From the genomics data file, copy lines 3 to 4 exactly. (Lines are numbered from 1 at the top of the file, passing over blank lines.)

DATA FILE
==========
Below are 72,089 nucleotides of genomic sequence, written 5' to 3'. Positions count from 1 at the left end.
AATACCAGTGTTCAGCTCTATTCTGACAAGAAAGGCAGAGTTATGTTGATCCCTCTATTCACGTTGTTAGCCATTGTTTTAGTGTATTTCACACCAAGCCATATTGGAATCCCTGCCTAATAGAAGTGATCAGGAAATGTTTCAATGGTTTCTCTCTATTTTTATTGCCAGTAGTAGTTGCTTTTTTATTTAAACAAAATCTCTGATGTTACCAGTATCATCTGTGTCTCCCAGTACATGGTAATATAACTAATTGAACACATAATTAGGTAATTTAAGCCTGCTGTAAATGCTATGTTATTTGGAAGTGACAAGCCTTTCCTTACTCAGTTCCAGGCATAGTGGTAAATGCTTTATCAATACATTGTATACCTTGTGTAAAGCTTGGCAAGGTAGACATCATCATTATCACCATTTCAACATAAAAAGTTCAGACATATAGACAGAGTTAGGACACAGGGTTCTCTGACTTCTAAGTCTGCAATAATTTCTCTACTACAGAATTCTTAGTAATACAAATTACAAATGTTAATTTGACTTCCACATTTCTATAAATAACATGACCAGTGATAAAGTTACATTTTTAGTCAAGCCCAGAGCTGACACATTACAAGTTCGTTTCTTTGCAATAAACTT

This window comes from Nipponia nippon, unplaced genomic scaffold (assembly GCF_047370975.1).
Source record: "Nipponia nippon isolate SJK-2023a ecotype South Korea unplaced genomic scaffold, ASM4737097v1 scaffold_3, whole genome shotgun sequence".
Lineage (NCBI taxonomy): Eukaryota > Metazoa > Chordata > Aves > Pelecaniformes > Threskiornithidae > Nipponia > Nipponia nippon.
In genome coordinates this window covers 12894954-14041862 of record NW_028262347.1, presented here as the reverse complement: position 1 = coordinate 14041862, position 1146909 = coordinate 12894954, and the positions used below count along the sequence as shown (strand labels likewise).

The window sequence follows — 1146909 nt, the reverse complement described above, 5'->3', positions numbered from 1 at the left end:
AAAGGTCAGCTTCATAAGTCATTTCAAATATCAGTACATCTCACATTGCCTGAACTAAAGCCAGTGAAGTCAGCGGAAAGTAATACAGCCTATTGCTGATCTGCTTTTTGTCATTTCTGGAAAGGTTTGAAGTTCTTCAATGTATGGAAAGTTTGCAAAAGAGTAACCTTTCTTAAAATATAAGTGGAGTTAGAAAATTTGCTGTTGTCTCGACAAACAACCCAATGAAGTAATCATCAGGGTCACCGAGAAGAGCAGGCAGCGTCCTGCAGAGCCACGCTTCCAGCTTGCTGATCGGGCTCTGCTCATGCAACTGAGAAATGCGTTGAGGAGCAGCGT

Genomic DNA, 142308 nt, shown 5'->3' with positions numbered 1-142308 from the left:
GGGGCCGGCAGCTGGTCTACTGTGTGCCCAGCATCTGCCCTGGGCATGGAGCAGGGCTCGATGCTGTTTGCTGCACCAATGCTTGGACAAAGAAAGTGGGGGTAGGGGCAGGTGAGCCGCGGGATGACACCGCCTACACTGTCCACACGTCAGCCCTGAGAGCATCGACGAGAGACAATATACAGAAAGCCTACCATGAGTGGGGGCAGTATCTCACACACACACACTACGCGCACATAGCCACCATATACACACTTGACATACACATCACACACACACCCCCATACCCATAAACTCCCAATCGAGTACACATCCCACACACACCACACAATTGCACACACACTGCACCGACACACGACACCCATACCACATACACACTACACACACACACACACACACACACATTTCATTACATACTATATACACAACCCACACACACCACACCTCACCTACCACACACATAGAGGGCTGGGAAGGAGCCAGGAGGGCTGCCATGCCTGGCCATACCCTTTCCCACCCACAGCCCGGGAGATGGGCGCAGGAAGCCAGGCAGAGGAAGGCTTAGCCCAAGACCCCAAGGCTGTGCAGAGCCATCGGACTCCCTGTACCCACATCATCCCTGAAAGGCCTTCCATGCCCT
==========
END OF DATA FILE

This window comes from Nipponia nippon, unplaced genomic scaffold (assembly GCF_047370975.1).
Source record: "Nipponia nippon isolate SJK-2023a ecotype South Korea unplaced genomic scaffold, ASM4737097v1 scaffold_3, whole genome shotgun sequence".